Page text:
Thursday 8 January 2009

Canada: Capt. Robert Semrau, released

Capt. Robert Semrau (35), charged with second-degree murder in the shooting death of an severely injured Taliban fighter in Afghanistan has been released into custody with seven conditions. He cannot possess weapons, ammunition or explosives, remain under military authority, stay in Canada, hand over his Canadian and military passports, continue to live where he resides, notify military of any address or phone changes within 48 hrs, and abstain from speaking with any witnesses. It was noted that he did not pose a threat to the public and would not flee and has an exemplary record with the Canadian Forces and the British army prior.

While questions immediately arose about the two-month-long delay between the date of the man’s death and the date the senior commanders learned of the allegations it seems fair to say that once informed they acted swiftly. Apparently this is not a long time for allegations to make their way up the chain of command.

Everyone has acted very quickly on this charge for fear of another hard lesson to be learnt as with the strain of Somalia. The customs of the Cdn Forces have changed and being open, transparent, very professional and dedicated to their jobs. They want to be known to do the right thing.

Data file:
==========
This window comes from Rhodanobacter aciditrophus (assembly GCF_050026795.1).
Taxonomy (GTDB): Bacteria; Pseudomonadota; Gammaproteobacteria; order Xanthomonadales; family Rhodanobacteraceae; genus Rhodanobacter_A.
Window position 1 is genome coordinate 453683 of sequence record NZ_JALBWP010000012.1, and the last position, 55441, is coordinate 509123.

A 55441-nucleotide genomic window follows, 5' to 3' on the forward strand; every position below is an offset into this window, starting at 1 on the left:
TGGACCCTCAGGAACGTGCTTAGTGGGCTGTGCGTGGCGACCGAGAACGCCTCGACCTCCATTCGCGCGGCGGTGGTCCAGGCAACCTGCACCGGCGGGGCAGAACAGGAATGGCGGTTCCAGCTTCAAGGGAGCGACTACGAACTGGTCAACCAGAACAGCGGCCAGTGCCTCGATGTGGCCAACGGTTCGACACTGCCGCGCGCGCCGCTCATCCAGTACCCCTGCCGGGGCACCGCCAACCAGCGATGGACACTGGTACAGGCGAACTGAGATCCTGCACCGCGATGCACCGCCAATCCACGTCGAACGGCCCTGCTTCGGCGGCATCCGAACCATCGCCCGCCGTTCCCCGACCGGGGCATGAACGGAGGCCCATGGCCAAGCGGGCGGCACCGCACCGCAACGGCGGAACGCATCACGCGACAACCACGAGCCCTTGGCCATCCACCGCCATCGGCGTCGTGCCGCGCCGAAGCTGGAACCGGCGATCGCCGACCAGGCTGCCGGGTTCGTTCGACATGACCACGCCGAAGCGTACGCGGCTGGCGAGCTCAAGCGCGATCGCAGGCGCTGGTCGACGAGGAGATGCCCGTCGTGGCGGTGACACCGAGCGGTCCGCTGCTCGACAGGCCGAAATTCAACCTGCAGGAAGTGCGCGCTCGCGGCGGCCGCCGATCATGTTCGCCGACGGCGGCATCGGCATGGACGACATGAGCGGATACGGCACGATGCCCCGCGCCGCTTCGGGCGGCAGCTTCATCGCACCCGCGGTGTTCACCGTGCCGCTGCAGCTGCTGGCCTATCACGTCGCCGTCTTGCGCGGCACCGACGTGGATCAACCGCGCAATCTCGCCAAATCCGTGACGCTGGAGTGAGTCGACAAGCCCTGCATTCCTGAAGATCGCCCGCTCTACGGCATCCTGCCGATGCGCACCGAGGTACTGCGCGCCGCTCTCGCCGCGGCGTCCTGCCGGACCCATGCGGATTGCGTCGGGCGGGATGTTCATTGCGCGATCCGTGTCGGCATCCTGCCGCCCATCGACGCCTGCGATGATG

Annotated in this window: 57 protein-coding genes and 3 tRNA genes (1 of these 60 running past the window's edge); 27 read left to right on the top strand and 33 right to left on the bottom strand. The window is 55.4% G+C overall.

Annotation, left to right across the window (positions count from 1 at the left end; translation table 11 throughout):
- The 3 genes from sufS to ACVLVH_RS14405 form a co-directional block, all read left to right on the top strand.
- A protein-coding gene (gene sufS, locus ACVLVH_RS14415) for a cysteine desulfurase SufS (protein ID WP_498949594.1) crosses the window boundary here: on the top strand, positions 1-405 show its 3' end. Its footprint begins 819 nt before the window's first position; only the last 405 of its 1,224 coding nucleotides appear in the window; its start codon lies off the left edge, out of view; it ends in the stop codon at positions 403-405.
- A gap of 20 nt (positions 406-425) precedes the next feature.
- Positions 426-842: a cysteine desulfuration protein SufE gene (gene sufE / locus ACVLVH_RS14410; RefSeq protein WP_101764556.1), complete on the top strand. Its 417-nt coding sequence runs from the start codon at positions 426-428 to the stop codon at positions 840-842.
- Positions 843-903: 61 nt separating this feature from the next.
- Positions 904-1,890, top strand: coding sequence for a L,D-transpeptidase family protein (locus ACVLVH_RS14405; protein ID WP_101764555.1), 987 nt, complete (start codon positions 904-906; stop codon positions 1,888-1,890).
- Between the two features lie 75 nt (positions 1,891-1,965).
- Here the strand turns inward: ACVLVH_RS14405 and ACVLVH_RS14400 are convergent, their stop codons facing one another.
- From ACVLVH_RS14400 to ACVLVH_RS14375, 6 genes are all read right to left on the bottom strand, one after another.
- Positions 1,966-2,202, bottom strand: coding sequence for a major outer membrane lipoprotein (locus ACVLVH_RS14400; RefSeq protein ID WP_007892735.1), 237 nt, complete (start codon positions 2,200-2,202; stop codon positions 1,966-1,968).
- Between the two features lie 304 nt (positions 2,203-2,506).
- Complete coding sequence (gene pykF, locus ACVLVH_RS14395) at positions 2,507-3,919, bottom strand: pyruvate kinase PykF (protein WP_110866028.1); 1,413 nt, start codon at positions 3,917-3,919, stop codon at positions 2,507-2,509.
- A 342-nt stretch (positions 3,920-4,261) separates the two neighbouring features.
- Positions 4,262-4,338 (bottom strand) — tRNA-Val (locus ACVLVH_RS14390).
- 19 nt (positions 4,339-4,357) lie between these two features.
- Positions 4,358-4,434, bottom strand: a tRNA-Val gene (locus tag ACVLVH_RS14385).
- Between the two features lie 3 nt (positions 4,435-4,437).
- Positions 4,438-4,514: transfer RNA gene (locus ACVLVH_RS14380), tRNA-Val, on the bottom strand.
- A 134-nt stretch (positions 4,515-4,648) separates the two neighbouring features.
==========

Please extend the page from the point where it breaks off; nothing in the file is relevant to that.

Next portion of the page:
A Canadian soldier must be held to a very high standard, whether through Rules of Engagement, which require troops, use force lawfully or the Code of Conduct. An army is only as good and disciplined as its troops and officers and their collective willingness to play by the rules. They are controlled by a lawful government and nobody wants soldiers taking initiative as to how they apply force. This is what makes the violence they apply morally acceptable…sometimes.

The Canadian Forces biggest fear regarding these charges was it being another incident and accusations like in Somalia. A repeat of what happened in Somalia in 1993 in not in the best interests of the Cdn military, nobody want an ensuing cover-up that shook Canadians’ faith in the military ever again. On March 16, 1993, Shidan Arone, was tortured and beaten to death by two members of the now-disbanded Canadian Airborne Regiment, this remains the single greatest strain in the history of the Canadian Forces. It was two rank and file soldiers who were criminally charged. It appears that the young man’s death was really the result of an out-of-control culture by lax and unaccountable senior leaders who later tried to cover up the magnitude of what had happened after information was leaking out, a total disgrace to our military. Out of this horror the NIS was created an independent military police unit.

This is not the case with the charges against Captain Robert Semrau, who authorities were notified within 4 days after incident. A hearing will be set before a military judge to determine whether the evidence is sufficient to proceed to trial, innocent until proven guilty.
Capt. Robert Semrau

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